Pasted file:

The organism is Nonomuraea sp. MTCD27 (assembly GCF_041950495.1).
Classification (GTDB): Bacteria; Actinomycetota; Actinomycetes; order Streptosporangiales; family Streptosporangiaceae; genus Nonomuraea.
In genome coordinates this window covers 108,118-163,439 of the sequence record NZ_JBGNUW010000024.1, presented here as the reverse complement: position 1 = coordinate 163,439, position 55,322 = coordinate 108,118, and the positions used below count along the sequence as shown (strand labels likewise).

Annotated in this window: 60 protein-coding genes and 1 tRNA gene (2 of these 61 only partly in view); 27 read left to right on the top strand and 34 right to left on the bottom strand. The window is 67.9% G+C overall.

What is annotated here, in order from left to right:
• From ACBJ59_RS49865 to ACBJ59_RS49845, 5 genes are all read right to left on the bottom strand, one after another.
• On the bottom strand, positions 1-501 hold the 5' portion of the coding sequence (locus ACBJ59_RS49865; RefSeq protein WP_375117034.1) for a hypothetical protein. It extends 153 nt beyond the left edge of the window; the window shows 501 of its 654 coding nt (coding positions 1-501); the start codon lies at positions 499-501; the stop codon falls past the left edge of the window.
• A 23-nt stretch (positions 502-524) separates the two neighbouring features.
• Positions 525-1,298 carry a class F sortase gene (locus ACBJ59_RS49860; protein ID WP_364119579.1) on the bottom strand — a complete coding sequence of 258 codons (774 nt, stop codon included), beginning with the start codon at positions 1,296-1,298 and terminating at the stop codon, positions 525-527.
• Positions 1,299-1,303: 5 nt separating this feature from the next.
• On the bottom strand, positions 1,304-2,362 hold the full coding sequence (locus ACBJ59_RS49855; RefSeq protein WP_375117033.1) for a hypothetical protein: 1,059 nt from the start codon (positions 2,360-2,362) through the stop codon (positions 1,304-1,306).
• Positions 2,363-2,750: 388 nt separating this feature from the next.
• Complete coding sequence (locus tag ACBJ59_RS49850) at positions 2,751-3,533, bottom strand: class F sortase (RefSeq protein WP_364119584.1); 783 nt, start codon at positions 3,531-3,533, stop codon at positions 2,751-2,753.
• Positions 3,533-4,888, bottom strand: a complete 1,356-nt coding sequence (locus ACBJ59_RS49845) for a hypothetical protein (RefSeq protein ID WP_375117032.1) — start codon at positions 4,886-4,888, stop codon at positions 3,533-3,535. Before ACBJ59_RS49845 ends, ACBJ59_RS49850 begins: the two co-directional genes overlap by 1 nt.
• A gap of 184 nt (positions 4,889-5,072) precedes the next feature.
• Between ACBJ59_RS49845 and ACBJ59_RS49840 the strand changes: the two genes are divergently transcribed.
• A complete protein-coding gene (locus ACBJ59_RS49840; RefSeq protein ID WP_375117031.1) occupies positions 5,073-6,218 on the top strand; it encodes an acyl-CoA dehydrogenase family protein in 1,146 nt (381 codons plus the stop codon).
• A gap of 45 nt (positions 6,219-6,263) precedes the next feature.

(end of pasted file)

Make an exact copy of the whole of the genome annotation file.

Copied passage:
The organism is Nonomuraea sp. MTCD27 (assembly GCF_041950495.1).
Classification (GTDB): Bacteria; Actinomycetota; Actinomycetes; order Streptosporangiales; family Streptosporangiaceae; genus Nonomuraea.
In genome coordinates this window covers 108,118-163,439 of the sequence record NZ_JBGNUW010000024.1, presented here as the reverse complement: position 1 = coordinate 163,439, position 55,322 = coordinate 108,118, and the positions used below count along the sequence as shown (strand labels likewise).

Annotated in this window: 60 protein-coding genes and 1 tRNA gene (2 of these 61 only partly in view); 27 read left to right on the top strand and 34 right to left on the bottom strand. The window is 67.9% G+C overall.

What is annotated here, in order from left to right:
• From ACBJ59_RS49865 to ACBJ59_RS49845, 5 genes are all read right to left on the bottom strand, one after another.
• On the bottom strand, positions 1-501 hold the 5' portion of the coding sequence (locus ACBJ59_RS49865; RefSeq protein WP_375117034.1) for a hypothetical protein. It extends 153 nt beyond the left edge of the window; the window shows 501 of its 654 coding nt (coding positions 1-501); the start codon lies at positions 499-501; the stop codon falls past the left edge of the window.
• A 23-nt stretch (positions 502-524) separates the two neighbouring features.
• Positions 525-1,298 carry a class F sortase gene (locus ACBJ59_RS49860; protein ID WP_364119579.1) on the bottom strand — a complete coding sequence of 258 codons (774 nt, stop codon included), beginning with the start codon at positions 1,296-1,298 and terminating at the stop codon, positions 525-527.
• Positions 1,299-1,303: 5 nt separating this feature from the next.
• On the bottom strand, positions 1,304-2,362 hold the full coding sequence (locus ACBJ59_RS49855; RefSeq protein WP_375117033.1) for a hypothetical protein: 1,059 nt from the start codon (positions 2,360-2,362) through the stop codon (positions 1,304-1,306).
• Positions 2,363-2,750: 388 nt separating this feature from the next.
• Complete coding sequence (locus tag ACBJ59_RS49850) at positions 2,751-3,533, bottom strand: class F sortase (RefSeq protein WP_364119584.1); 783 nt, start codon at positions 3,531-3,533, stop codon at positions 2,751-2,753.
• Positions 3,533-4,888, bottom strand: a complete 1,356-nt coding sequence (locus ACBJ59_RS49845) for a hypothetical protein (RefSeq protein ID WP_375117032.1) — start codon at positions 4,886-4,888, stop codon at positions 3,533-3,535. Before ACBJ59_RS49845 ends, ACBJ59_RS49850 begins: the two co-directional genes overlap by 1 nt.
• A gap of 184 nt (positions 4,889-5,072) precedes the next feature.
• Between ACBJ59_RS49845 and ACBJ59_RS49840 the strand changes: the two genes are divergently transcribed.
• A complete protein-coding gene (locus ACBJ59_RS49840; RefSeq protein ID WP_375117031.1) occupies positions 5,073-6,218 on the top strand; it encodes an acyl-CoA dehydrogenase family protein in 1,146 nt (381 codons plus the stop codon).
• A gap of 45 nt (positions 6,219-6,263) precedes the next feature.